Sql updating a table from the same table

You are supposed to backup and keep your *source files after wrapping them.

However it is possible for skilled hackers to unwrap your wrapped Oracle PL/SQL code.

You can write queries (SELECT), manipulate objects (DDL) and data (DML) with SQL. PL/SQL is a normal programming language that includes all the features of most other programming languages.

However, SQL doesn't include all the things that normal programming languages have, such as loops and IF... But, it has one thing that other programming languages don't have: the ability to easily integrate with SQL.

SCHEMA -- Change SCOTT to your schema name DECLARE BEGIN IF ORA_DICT_OBJ_TYPE in ('PROCEDURE', 'FUNCTION', 'PACKAGE', 'PACKAGE BODY', 'TYPE', 'TYPE BODY') THEN -- Store old code in SOURCE_HIST table INSERT INTO SOURCE_HIST SELECT sysdate, all_source.* FROM ALL_SOURCE WHERE TYPE = ORA_DICT_OBJ_TYPE -- DICTIONARY_OBJ_TYPE IN 8i AND NAME = ORA_DICT_OBJ_NAME; -- DICTIONARY_OBJ_NAME IN 8i END IF; EXCEPTION WHEN OTHERS THEN raise_application_error(-20000, SQLERRM); END; / show errors A better approach is to create an external CVS or SVN repository for the scripts that install the PL/SQL code.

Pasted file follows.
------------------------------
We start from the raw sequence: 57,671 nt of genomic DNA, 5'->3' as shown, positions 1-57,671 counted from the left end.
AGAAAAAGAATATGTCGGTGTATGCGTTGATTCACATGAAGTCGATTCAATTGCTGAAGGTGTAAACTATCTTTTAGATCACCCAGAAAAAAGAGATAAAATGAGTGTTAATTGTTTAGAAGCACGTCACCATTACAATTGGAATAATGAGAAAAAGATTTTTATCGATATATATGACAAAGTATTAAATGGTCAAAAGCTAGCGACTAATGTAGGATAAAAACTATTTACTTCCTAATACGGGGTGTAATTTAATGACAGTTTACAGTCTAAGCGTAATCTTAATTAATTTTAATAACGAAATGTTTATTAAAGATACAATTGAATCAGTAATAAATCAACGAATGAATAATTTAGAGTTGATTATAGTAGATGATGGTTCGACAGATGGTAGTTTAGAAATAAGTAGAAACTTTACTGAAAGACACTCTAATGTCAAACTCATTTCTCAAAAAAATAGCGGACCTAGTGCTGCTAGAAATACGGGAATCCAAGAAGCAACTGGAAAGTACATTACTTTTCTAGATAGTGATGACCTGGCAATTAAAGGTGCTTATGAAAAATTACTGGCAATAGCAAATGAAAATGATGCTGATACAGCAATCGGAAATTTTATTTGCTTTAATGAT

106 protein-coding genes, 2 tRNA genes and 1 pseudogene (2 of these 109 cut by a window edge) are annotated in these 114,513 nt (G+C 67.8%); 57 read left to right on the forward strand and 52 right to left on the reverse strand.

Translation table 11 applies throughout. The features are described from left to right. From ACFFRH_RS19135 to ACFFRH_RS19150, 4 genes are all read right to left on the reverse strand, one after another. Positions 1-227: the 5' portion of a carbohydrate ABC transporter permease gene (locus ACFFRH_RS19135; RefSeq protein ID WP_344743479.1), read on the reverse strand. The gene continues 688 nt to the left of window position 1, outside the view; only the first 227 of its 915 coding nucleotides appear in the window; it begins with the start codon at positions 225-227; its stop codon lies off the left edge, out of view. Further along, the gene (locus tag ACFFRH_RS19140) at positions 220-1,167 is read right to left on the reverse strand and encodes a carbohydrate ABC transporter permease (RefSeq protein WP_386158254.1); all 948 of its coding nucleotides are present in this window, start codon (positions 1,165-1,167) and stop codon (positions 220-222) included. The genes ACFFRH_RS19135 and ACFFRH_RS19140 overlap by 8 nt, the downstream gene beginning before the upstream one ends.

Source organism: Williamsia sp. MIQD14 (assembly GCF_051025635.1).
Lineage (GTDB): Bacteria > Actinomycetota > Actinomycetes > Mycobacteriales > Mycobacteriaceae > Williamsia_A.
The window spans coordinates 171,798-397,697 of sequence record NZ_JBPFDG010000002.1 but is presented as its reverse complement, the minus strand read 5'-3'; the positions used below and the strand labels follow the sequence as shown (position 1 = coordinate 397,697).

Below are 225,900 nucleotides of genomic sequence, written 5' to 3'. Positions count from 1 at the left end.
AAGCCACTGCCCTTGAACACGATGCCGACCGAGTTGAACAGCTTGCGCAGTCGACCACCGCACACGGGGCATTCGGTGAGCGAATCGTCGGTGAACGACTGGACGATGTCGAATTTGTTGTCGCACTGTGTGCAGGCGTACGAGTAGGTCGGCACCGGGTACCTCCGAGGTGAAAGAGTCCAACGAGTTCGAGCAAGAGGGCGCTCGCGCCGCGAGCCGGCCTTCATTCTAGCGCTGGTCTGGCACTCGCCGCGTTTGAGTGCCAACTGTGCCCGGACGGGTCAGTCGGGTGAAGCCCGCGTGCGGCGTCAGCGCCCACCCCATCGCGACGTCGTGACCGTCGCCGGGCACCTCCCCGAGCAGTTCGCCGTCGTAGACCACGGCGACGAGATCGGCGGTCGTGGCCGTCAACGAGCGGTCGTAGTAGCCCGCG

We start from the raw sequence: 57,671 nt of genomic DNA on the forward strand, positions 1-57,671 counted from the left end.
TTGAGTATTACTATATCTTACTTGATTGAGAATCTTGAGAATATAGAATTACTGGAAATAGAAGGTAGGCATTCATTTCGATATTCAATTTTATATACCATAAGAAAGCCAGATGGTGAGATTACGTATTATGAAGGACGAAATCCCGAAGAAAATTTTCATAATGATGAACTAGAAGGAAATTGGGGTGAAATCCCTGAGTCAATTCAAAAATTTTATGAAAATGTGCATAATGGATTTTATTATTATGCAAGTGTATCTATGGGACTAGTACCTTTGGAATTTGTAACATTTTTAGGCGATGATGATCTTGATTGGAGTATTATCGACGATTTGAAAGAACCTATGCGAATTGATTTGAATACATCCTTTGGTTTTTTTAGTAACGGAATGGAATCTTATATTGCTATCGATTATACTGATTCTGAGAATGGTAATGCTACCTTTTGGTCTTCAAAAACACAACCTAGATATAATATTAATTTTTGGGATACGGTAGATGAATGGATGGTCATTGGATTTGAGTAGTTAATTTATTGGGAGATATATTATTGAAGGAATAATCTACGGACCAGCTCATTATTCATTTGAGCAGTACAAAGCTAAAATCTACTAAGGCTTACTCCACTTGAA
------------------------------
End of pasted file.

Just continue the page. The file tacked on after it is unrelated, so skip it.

The canonical version of what's in the database must match the latest CVS/SVN version or else someone would be cheating.

Example: Note: If you recompile an object, the LAST_DDL_TIME column is updated, but the TIMESTAMP column is not updated.

Just be careful, there is no "decode" command available. The syntax is: Please note: there is no legal way to unwrap a *binary file.In more recent releases both triggers and procedures are compiled when created (stored p-code) and one can add as much code as one likes in either procedures or triggers.However, it is still considered a best practice to put as much of your program logic as possible into packages, rather than triggers.If not, replace &KEYWORD with the string you are searching for.One can build a history of PL/SQL code changes by setting up an AFTER CREATE schema (or database) level trigger (available from Oracle 8.1.7).

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